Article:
Does that mean that I shouldn't horizontally stack my DVD cases one on top of the other? That's what I've been doing. Is that harmful?
 

Vader

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Bobby,

When you stack DVD cases (especially snappers), the added weight to the cases toward the bottom can put stress on the shape of the case, and hence the DVD held inside. This is especially so if the DVDs are stacked unevenly. While this is unlikely to cause warpage (again, under normal temperatures), it can put stress on the interface between layers, possibly resulting in "rot", resulting from either layer delamination (more often caused by repeated flexing of the disc when removing it from the hub) or oxidation. My single DVDs (alphas, amarays) are stored in a wall rack that has "slots" for each individual DVD, so the weight of each is not additive. If you choose not to get this kind of rack (mine are CaseLogic - 30 disc - about $15 each), Sebastian and Rob are correct in that vertical storage is definately the safest way to go!

Good Luck!

Peace... Derek

P.S. Bobby, I just re-read my earlier reply, and I should have been more clear: when I refer to this kind of storage as "boneheaded" I am speaking of those who do not care whether this is OK. I did not mean to include you in this group (you did not know, and you ASKED... :emoji_thumbsup: ).
 

Michael Pakula

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This is an interesting discussion as I am one who would normally stack my dvds horizontally and after reading this thread I noticed my solaris dvd had a sort of caved in rip in it for some reason so now Im storing my dvds vertically. I checked all my dvds and they seem to be ok but Im not taking any chances so now its all vertical for me. The solaris dvd cover rip in the back is fine with me as I know someone from a local video store who can switch the covers for me.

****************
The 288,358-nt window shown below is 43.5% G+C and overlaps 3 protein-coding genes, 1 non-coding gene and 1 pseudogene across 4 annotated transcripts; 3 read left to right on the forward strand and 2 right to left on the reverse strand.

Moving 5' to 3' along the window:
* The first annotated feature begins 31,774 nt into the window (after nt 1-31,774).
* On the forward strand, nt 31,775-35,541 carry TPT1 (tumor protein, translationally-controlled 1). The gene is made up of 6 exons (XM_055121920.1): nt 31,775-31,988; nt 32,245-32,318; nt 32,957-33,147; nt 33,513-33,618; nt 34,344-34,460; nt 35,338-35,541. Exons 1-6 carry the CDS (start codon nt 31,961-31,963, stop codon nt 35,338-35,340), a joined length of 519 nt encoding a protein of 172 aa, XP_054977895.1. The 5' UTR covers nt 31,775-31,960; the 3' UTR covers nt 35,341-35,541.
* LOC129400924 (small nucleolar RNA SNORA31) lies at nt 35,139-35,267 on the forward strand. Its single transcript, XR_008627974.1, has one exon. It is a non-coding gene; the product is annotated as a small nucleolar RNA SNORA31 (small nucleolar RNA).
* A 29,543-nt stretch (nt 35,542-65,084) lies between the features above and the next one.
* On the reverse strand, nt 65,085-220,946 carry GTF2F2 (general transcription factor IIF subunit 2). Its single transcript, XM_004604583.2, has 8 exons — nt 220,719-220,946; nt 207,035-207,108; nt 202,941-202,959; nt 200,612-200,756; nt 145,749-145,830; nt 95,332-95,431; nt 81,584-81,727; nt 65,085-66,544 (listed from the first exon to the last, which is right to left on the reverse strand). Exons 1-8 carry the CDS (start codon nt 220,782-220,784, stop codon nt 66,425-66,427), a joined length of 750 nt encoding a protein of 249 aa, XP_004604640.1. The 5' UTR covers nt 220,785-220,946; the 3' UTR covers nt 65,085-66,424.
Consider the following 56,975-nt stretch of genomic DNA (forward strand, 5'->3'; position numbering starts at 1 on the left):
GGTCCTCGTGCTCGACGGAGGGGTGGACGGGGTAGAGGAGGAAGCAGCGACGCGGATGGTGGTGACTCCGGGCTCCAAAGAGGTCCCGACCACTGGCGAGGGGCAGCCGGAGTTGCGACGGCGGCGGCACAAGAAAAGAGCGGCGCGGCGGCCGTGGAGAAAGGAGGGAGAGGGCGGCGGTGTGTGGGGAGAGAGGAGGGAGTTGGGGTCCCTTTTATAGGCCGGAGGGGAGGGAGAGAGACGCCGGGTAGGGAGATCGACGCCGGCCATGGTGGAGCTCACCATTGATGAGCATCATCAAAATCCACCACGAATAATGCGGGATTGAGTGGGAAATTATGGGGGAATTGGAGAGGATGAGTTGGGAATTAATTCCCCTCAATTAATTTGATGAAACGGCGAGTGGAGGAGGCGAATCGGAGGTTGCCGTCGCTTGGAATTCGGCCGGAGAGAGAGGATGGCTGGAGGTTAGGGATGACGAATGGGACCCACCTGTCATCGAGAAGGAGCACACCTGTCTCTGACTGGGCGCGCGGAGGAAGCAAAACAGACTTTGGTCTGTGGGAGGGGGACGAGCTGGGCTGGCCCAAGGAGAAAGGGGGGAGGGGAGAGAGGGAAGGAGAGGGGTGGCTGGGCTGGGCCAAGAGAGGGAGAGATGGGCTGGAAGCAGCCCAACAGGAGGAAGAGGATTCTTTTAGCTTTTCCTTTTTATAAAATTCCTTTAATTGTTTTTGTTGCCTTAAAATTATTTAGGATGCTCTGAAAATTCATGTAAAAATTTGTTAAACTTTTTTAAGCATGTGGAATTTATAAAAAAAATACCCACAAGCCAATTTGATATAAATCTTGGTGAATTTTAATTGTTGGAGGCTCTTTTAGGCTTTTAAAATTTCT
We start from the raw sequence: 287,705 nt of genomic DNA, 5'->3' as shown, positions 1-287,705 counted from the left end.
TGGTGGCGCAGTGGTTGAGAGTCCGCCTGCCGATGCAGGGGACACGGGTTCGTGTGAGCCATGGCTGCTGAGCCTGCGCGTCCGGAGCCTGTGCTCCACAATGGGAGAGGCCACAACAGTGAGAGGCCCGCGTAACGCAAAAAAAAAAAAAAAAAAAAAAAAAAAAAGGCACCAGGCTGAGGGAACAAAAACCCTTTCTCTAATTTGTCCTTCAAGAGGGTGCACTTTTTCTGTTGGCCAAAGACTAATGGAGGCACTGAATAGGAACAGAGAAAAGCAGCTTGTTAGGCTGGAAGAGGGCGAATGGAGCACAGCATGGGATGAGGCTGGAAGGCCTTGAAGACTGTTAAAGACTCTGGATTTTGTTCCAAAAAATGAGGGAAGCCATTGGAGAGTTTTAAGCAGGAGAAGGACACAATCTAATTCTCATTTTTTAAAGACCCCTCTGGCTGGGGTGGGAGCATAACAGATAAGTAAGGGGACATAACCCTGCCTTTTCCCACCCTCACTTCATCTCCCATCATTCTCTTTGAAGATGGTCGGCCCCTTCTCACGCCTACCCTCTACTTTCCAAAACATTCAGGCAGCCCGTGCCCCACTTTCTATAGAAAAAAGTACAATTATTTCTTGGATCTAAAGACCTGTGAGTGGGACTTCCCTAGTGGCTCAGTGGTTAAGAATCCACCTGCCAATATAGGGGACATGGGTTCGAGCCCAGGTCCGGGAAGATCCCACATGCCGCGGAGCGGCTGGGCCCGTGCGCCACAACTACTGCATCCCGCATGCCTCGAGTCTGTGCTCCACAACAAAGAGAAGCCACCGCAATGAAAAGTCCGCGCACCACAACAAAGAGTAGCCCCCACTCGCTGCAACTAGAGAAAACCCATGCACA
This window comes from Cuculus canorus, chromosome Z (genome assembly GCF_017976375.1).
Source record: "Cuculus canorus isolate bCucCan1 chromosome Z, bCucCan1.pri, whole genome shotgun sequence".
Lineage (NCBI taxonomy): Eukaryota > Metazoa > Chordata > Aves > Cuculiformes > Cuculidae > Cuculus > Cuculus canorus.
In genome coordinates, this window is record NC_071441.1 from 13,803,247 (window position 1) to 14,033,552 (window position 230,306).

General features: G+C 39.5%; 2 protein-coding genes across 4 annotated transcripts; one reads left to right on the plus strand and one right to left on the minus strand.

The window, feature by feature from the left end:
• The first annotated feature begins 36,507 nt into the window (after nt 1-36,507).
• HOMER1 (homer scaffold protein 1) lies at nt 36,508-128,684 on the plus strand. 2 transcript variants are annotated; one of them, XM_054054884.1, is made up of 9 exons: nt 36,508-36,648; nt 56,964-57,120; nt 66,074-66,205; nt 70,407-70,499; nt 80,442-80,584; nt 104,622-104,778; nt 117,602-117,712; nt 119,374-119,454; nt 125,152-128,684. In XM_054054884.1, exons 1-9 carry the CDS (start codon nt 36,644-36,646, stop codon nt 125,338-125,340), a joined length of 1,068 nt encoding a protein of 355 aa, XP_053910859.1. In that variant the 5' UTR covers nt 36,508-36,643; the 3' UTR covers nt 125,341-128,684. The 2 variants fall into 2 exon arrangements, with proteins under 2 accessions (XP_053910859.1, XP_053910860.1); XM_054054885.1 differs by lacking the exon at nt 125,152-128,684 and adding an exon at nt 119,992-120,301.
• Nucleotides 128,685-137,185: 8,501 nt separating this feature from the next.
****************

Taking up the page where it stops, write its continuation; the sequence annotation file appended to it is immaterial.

-Mike
 
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Dec 22, 2002
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Derek,

Heh, not to worry, I didn't take offense at all - I knew what you meant. :)

I need to rearrange my collection pronto to get everything vertically stacked. Figuring out how to work with limited shelf space (the reason I had most of my stuff horizontally stacked to begin with) is gonna be a tough chore. Any advice?

I just thought of something: I'm going to need to rearrange my video game collection too. :angry: I'm not sure where GameCube's mini-discs fit into this equation, but many of my PS2 games are DVD-based and I'm pretty sure the same is true for all of my Xbox games too. *Sigh*
 

StephenA

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I stored a lot of my DVDs horizontally for a long time because the space I had them in wouldn't have accomodated them vertically, if that makes any sense. Now most of my DVDs are stored vertically, except some on top of the new case I have. I hope I didn't do any damage, though I was kind of anal about keeping them aligned with each other and other stuff to keep them stored as good as possible.
 

Vader

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Derek
Bobby,

I am in kinda the same boat as you; namely limited shelf space (im my case, wall space). The only suggestion I can offer is to use slim cases w/ scanned/custom cover art. For example, I use amaray double cases for two disc sets, replacing the full double cases many studios use. Of course, this is not going to help much unless you have a lot of these titles. Many of my season sets are in ultra slim cases. Other than that, I may have to knock a few walls down and build a bigger room....:)

Peace... Derek